You don’t want an MDM policy on your personal phone

Most people have a smartphone these days and a lot of them use a personal device both for work and in private. Lugging around two phones is a hassle so many people will opt to use their personal phone for work as well. The employer may even agree to pay your subscription for you. Unfortunately, to manage the phone and the data and apps on it your employer will most likely require you to enroll the device in their mobile device management solution of choice. That’s where the problem starts. Here’s why you don’t want an MDM policy on your personal phone.

Conflict of interest

From the point of view of an employer, requiring the use of MDM is a perfectly logical decision. Your employer has a responsibility to manage and protect company information. There are often legal obligations in place as well. MDM protects company information and aides with compliance so your employer has a legitimate interest in wanting to manage aspects of how you use your phone.

On the other hand, you as the owner of the device may use it for business purposes but you also use it for many other things. Mobile phones are a replacement for our watch, our wallet and our camera. We use them for banking, to order a ride or to book a vacation. They store information about people we know and give us access to social media. Many people use them for dating as well. Our phones know where we are all the time. In short, they contain a wealth of information about us and a lot of that information we probably don’t want to share with our employer.

You may not realize it but by allowing the installation of an MDM policy on your personal phone, your employer can gain access to a lot of that information.

You don’t want an MDM policy on your personal phone

Just say no

As someone who is responsible for information security, I see MDM as a vital tool for any organization which takes information security seriously and which uses mobile devices. There is nothing wrong with MDM solutions themselves. That being said, as an employee of an organization which employs MDM and company owned phones, I decided to purchase a separate phone for private use.

That means I carry around two smartphones instead of one but it also makes sure my employer doesn’t get access to any of the following:

  • Private photos and videos
  • Personal texts
  • My browsing history
  • My location (in real time, if need be)
  • The apps I have installed
  • Or, worst of the worst, perform a Man in the Middle attack on my banking, credit card, insurance, etc.

It also means my employer can’t do the following:

  • Remotely wipe my device
  • Remotely lock me out of my device
  • Restrict or disable access to certain apps
  • Force me to use certain apps
  • Stop me from jailbreaking/rooting my phone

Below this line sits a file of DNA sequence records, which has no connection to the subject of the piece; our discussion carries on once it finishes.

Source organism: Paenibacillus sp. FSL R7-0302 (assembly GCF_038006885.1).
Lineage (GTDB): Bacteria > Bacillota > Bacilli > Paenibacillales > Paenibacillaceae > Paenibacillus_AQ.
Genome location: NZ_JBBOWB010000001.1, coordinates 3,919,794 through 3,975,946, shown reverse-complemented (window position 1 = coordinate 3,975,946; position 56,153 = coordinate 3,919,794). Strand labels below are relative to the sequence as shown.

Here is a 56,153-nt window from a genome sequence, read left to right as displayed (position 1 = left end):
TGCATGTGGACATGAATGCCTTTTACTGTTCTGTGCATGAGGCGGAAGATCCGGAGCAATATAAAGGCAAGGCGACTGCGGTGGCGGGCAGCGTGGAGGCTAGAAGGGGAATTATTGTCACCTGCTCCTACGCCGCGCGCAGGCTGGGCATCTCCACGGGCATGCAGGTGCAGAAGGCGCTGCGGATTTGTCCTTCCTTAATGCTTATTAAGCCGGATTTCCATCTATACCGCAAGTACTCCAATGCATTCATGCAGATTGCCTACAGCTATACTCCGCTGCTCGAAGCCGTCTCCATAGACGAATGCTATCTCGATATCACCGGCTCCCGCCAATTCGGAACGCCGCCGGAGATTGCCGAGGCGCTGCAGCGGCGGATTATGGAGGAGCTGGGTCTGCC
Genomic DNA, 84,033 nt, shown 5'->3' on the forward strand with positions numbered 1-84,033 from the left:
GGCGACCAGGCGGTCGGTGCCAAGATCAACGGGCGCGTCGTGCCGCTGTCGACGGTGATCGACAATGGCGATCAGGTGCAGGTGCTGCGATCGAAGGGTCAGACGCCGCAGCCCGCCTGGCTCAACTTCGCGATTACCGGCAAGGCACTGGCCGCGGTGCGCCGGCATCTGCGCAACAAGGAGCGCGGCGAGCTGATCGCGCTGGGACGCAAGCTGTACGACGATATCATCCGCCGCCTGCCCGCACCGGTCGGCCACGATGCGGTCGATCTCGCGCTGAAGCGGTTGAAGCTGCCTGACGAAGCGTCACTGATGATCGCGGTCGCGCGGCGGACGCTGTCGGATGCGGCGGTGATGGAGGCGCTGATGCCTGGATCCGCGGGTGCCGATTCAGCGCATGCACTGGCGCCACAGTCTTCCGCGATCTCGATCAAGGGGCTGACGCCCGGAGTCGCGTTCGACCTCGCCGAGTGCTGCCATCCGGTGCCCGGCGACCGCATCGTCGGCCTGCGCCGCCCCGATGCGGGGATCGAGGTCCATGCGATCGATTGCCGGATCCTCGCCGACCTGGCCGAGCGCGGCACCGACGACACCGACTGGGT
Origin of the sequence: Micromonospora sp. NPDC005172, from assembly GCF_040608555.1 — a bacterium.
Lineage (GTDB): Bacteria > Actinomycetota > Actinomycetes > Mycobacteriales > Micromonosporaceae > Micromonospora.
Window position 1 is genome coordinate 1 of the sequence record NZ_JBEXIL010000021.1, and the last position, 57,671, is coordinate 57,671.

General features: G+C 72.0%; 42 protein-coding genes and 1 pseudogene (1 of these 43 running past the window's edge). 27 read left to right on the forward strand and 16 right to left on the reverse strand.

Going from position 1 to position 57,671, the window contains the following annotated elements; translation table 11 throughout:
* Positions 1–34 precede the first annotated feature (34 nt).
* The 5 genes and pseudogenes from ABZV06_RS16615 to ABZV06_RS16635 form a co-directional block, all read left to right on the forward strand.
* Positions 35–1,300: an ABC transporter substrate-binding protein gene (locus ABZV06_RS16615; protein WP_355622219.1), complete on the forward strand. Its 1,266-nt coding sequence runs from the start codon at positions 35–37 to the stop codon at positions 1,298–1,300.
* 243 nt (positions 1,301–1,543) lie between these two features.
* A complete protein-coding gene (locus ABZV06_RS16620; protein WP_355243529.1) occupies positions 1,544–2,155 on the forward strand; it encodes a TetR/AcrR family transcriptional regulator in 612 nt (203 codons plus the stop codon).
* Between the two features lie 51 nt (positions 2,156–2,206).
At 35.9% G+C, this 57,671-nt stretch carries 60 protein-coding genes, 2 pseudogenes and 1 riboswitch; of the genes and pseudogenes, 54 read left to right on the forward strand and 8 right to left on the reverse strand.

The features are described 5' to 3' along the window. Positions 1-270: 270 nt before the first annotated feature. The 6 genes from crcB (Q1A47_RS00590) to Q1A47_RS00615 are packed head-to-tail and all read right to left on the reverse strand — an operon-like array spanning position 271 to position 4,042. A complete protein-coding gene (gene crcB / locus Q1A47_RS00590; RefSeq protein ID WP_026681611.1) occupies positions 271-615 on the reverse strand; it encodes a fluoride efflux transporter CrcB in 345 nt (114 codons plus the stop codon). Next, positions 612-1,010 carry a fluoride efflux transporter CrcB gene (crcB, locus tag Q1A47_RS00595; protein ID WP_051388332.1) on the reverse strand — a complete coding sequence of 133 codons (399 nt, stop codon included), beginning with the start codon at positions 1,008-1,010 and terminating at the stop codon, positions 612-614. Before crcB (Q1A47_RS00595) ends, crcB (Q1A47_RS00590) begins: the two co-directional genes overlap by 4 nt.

• Change any number of personal settings, like my wallpaper, etc.

While iOS devices care a bit more about user privacy than most Android devices, the list above is almost identical for both mobile operating systems. Once an MDM policy is in place, it gives employers virtually unrestricted access to your device.

Policy, Shmolicy

An honest employer will admit that it’s true they can do all these things. They’ll probably also try to reassure you by saying that they have policies in place to prevent abuse. They may say they don’t have time to look into each of their employees in such detail. That MDM will only be used to ensure information security. Such assurances aren’t worth the paper they are printed on.

There are also these things to consider:

  • You as the user have no way of seeing what your employer logs and retrieves
  • Company policy can change
  • There may be sysadmins with less scruples than curiosity
  • Your sysadmin team my change
  • Sysadmins may be forced to give people access to your personal information
  • Your employer may be acquired by another company with different ideas
  • The MDM solution may be infiltrated by hackers

In short, for you as the user there are no benefits to accepting an MDM policy and potentially major drawbacks. You don’t want an MDM policy on your personal phone!

Separate worlds

Ideally, you should separate the two worlds completely. If you need to access company information on a mobile phone (or another device), use a device supplied by your employer, enrolled in MDM. Use this device according to the rules set out by your employer and use it exclusively for work. Do not put personal information or accounts on this device.

Use your personal phone for personal activities. You don’t want an MDM policy on your personal phone. Under no circumstance should you enroll this device in MDM and under no circumstance should you access company information on this device. Doing so is irresponsible since the data can not be managed and protected by the data owner (your company) and you risk violating both company policy and possibly the law.

Do not mix these two worlds! While carrying two phones is a hassle, there is a benefit too. Separating your personal and work apps like this, means you can actually disconnect from work. No more quickly checking work email, no work calls on your day off and no instant messages from colleagues. Weekends are yours again.

What are your thoughts on this? Would you accept an MDM policy on your personal phone?